According to the Water Development Board, of the 196 reservoirs with storage capacities of 5,000 acre-feet or more, 169 were constructed before 1980. Only 25 major reservoirs have since been built. A resulting concern is the potential failure of dams built in the 1950s and 1960s. In 2011, the Environmental Protection Agency identified nine coal ash dams in Texas, Alabama, Colorado and Louisiana as “high hazard dams” for their potential to take human life and release metal-laden sludge if they failed.

“A lot of dams, not just in Texas, are at the end of their lifespan,” said Amy Kober of American Rivers. “One hundred years is kind of the max. Like any infrastructure, they get old.” The Federal Emergency Management Administration lists the average life expectancy of a dam as 50 years. According to the American Society of Civil Engineers, the average age of a U.S. dam is 51 years. The result, even if dams are privately owned, is a risk to public safety. Between 1989 and 2009, 74 dams failed in Texas. The 2008 Texas Infrastructure Report Card, published by the engineering society, gave Texas dams a grade of D-minus because of inadequate inspection, maintenance and repair.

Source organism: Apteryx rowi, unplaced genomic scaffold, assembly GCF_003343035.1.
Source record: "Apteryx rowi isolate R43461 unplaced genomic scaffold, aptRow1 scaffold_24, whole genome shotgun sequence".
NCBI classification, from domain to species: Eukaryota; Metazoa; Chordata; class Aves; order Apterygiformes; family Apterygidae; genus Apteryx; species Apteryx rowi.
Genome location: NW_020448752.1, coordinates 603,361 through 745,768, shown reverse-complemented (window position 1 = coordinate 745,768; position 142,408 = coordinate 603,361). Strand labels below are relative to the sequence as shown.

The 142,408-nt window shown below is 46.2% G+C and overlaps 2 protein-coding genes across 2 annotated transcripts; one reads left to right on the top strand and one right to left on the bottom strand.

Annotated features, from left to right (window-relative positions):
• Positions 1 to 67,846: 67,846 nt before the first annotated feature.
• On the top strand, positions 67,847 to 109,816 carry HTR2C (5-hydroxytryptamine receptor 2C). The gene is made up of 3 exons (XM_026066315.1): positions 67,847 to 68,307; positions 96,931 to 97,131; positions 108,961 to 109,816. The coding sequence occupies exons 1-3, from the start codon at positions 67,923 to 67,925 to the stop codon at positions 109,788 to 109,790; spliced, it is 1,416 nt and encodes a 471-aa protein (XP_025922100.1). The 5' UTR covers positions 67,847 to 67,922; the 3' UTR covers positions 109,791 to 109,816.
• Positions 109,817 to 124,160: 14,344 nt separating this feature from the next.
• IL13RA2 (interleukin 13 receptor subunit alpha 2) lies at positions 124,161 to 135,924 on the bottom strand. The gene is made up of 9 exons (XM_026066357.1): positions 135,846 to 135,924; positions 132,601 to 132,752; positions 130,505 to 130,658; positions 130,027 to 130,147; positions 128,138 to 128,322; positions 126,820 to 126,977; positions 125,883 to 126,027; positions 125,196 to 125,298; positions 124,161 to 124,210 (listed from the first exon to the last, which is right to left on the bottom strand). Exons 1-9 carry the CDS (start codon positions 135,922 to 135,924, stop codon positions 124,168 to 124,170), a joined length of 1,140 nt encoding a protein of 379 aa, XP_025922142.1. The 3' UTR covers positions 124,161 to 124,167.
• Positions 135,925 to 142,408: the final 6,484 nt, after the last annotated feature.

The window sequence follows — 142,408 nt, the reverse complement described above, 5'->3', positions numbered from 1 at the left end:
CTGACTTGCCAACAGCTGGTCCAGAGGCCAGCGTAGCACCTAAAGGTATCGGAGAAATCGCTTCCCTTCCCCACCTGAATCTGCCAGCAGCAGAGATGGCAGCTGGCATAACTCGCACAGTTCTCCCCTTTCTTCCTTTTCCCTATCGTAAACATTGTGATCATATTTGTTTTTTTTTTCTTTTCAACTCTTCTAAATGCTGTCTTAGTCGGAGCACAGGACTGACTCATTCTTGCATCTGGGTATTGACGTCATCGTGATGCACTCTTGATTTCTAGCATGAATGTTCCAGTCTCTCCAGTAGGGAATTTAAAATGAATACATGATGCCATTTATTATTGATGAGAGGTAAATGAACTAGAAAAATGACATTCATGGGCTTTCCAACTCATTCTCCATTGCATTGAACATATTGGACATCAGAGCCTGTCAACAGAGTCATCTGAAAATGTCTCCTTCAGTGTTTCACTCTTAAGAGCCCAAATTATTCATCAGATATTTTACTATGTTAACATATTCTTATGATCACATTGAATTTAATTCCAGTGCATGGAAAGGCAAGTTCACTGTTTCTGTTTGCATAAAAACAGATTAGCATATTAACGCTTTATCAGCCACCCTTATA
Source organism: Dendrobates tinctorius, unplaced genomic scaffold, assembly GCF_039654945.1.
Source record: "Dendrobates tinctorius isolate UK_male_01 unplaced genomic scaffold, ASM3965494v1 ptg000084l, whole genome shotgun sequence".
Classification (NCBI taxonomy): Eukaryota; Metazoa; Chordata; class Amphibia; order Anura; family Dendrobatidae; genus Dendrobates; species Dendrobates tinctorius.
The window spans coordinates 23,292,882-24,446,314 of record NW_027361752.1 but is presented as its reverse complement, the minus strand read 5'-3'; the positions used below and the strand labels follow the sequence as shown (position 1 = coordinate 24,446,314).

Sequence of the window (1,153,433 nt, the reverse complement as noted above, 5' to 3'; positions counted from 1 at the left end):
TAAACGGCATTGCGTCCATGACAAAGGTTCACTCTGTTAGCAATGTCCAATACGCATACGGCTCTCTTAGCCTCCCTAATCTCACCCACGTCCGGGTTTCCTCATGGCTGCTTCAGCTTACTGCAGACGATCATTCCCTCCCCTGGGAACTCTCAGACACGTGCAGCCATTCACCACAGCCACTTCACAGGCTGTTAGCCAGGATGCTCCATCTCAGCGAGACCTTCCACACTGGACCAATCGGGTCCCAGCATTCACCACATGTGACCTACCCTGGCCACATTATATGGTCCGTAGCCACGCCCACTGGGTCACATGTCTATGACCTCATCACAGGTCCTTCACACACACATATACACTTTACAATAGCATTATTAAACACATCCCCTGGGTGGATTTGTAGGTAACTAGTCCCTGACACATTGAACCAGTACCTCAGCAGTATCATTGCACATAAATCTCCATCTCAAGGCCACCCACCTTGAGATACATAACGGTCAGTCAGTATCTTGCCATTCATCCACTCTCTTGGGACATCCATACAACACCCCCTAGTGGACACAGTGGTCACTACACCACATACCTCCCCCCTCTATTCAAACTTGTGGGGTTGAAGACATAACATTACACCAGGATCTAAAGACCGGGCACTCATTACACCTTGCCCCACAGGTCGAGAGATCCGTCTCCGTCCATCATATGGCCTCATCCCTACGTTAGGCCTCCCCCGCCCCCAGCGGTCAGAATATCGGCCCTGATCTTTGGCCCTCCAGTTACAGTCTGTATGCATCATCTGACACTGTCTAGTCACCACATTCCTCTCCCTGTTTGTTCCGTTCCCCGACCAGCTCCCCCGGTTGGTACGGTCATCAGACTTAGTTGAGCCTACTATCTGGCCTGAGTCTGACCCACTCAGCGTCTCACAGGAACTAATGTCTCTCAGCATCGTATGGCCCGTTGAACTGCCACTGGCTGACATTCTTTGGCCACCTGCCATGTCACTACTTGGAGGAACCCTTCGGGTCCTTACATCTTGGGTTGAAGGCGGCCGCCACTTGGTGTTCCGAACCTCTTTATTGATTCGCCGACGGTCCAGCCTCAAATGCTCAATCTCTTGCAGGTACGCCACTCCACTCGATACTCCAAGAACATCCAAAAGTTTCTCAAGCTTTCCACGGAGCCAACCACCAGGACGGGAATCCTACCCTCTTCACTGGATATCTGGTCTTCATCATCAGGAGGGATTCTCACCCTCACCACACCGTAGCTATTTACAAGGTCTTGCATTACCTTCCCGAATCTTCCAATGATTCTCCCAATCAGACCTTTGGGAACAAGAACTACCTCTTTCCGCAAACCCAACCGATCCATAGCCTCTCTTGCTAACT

The Texas Commission on Environmental Quality is responsible for regulating dam construction and removal. The TCEQ’s Dam Safety Program has grown substantially over the past 10 years, with the staff increasing from 2 to 35. “There was a visible need for more inspections and inspectors,” said Warren Samuelson, head of the program. The state agency is tasked with inspecting hazardous dams, as defined by the federal National Dam Inventory, every five years.

“We don’t have an unsafe designation, and we don’t say ‘this dam is a candidate for removal,’” Samuelson said. “We don’t go there. We leave that up to the owner.” But the owner of a dam assumes legal responsibility for maintenance and, if a dam fails, the for the damage that results.